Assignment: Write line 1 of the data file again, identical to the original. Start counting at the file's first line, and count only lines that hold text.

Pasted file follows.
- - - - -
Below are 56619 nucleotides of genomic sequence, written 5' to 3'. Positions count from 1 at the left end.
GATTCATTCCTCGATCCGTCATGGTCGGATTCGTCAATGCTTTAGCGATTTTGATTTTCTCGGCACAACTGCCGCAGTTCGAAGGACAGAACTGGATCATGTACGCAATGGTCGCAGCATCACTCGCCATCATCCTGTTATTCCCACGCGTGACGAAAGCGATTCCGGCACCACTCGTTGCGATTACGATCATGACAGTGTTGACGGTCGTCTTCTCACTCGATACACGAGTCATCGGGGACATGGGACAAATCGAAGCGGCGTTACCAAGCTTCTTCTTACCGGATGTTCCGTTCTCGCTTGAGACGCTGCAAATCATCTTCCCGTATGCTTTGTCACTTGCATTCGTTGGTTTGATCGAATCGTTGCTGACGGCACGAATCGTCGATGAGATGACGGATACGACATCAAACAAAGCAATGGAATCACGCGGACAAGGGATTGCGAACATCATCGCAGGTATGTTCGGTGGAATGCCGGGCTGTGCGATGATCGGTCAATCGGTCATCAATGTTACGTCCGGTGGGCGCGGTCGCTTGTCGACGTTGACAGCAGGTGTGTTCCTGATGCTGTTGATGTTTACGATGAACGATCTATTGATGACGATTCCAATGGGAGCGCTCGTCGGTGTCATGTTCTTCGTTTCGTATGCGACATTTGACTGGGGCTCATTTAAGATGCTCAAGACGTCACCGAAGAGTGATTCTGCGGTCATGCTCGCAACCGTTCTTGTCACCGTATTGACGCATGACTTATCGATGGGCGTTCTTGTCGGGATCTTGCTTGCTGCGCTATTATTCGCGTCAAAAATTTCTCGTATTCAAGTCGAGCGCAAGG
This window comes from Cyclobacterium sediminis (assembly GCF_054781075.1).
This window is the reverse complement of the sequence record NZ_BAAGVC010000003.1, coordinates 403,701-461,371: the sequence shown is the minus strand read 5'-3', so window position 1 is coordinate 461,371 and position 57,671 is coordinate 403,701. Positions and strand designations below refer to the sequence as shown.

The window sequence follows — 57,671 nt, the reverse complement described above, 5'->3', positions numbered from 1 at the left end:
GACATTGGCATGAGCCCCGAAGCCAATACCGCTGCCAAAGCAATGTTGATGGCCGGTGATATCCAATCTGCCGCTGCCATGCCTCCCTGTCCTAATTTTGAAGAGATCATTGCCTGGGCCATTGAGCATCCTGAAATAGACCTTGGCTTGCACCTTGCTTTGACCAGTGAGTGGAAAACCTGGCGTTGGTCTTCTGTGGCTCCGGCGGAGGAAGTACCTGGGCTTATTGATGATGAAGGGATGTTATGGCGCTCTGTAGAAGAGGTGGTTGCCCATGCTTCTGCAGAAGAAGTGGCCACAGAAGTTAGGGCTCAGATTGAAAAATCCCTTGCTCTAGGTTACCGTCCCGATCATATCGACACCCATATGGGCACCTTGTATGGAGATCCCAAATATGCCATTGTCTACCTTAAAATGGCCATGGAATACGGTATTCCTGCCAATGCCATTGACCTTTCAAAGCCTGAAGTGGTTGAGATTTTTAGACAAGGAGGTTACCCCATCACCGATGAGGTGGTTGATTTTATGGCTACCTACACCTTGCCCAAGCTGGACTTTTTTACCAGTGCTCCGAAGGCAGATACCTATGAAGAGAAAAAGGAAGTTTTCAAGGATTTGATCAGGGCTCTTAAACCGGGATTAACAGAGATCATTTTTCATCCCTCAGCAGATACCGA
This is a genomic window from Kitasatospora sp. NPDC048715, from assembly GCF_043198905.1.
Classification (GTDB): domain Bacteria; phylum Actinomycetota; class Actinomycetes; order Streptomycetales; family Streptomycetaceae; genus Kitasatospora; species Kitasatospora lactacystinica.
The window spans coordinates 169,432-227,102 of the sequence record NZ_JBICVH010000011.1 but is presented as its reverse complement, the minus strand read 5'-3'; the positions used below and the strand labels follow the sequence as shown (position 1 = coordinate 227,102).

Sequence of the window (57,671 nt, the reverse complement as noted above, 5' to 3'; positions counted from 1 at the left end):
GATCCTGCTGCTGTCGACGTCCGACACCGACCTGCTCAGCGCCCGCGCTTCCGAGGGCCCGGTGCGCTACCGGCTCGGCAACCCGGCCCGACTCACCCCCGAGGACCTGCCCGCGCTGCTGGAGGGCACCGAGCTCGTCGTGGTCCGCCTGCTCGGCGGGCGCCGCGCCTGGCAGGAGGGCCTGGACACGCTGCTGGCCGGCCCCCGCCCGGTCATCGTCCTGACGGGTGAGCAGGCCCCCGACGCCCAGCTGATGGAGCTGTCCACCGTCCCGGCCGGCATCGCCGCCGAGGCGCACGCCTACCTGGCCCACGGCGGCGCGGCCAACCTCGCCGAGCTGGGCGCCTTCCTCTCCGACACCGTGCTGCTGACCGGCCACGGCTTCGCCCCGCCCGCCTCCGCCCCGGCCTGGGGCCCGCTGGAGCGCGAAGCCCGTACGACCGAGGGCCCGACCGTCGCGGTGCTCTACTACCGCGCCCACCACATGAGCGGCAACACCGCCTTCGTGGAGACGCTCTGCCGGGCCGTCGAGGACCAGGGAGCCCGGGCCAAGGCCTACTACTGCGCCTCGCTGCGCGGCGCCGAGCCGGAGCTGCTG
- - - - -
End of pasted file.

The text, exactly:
Below are 56619 nucleotides of genomic sequence, written 5' to 3'. Positions count from 1 at the left end.